What’s A Sundial In The Shade?

When faculty participate in governance they learn skills that are often different from their disciplinary training: they gain organizational and administrative experience (for example, by learning how to run meetings effectively and how to develop an agenda); they develop mentoring skills as they expand their capacities to be attuned to the experiences and perspectives of others; they learn to work together to reach consensus through compromise, and they learn when to hold their ground; they practice negotiation and public speaking skills; and they learn the intricacies of parliamentary procedures, Robert’s rules of order, and how to write motions and argue effectively for them. All these skills are transferable to other contexts, such as leadership in professional or community organizations and administrative positions in academia. Beyond the personal and professional benefits of acquiring all these skills, broad participation in academic governance provides an opportunity for more faculty members to develop and teach these skills to others, which over time enhances the quality of work life for faculty and strengthens the institution and its educational mission.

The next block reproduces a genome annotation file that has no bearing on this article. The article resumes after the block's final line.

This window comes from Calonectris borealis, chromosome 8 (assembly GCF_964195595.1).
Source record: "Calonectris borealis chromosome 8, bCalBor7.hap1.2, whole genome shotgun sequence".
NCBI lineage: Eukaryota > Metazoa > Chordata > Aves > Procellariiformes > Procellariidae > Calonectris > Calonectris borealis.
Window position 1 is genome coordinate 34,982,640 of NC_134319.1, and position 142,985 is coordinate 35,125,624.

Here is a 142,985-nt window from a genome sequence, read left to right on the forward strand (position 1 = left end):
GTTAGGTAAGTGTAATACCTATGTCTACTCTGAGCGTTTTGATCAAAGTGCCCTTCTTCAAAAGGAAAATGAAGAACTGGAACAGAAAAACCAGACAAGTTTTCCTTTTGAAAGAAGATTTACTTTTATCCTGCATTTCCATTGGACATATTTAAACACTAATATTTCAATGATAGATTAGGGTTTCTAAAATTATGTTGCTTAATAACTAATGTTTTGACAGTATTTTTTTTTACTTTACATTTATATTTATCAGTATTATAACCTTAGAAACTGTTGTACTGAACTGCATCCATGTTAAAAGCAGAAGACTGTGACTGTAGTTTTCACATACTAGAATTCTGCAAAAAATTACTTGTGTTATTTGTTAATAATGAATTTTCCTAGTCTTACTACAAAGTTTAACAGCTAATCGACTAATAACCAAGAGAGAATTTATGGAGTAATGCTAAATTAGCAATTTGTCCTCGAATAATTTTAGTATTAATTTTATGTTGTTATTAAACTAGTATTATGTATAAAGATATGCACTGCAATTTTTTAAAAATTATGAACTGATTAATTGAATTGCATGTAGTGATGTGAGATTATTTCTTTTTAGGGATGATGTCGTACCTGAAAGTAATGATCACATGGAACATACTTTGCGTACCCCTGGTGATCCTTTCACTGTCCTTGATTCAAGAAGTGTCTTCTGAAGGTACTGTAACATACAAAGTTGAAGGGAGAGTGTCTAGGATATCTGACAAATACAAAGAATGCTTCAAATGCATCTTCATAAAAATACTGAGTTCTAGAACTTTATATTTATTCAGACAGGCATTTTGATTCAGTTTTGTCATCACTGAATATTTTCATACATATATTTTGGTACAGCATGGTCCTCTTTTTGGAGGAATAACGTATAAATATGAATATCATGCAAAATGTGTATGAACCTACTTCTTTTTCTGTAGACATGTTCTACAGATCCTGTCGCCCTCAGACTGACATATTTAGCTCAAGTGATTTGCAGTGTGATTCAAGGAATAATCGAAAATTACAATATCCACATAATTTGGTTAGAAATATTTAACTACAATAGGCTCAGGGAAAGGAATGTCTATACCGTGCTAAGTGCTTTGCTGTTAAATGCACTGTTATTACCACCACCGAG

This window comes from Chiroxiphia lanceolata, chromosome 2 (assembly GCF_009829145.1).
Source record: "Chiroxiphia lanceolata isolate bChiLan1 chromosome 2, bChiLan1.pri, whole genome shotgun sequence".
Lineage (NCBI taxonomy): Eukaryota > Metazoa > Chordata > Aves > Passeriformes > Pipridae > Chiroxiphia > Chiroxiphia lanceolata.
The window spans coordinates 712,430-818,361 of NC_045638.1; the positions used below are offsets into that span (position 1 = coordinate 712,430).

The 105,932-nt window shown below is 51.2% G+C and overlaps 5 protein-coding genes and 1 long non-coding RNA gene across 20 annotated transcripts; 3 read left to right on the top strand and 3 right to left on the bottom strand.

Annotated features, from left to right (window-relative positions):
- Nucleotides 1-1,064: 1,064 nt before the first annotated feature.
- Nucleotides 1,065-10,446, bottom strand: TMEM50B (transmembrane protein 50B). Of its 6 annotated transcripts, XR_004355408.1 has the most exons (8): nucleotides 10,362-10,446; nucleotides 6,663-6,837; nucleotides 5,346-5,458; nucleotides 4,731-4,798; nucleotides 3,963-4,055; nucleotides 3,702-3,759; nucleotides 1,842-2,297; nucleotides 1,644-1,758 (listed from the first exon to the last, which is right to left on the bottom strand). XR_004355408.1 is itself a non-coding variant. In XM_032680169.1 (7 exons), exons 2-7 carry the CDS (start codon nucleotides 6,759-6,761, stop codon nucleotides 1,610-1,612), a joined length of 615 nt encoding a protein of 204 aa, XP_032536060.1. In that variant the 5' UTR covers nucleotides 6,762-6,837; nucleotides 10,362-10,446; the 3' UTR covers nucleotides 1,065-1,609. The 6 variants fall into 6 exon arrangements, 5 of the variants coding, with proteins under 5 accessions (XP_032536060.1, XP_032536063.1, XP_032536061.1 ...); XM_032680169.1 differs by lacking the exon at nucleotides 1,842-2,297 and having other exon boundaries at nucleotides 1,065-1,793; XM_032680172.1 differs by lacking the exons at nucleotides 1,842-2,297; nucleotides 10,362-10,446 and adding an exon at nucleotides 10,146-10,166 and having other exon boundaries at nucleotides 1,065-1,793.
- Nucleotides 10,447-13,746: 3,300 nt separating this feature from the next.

An obvious but often overlooked point is that participation in governance must be intergenerational if it is to be successful and sustainable. It is too common for faculty on small campuses to rely on the “usual suspects” to do the work of governance. This approach not only puts an unfair burden on those individuals, but it also is ultimately doomed to fail, as no new generation of faculty will have been trained in the necessary skills or have the collective memory needed to do the work effectively. The consequences of such a failure would be devastating to faculty— especially at nonunionized institutions where a strong system of faculty governance is the only protection.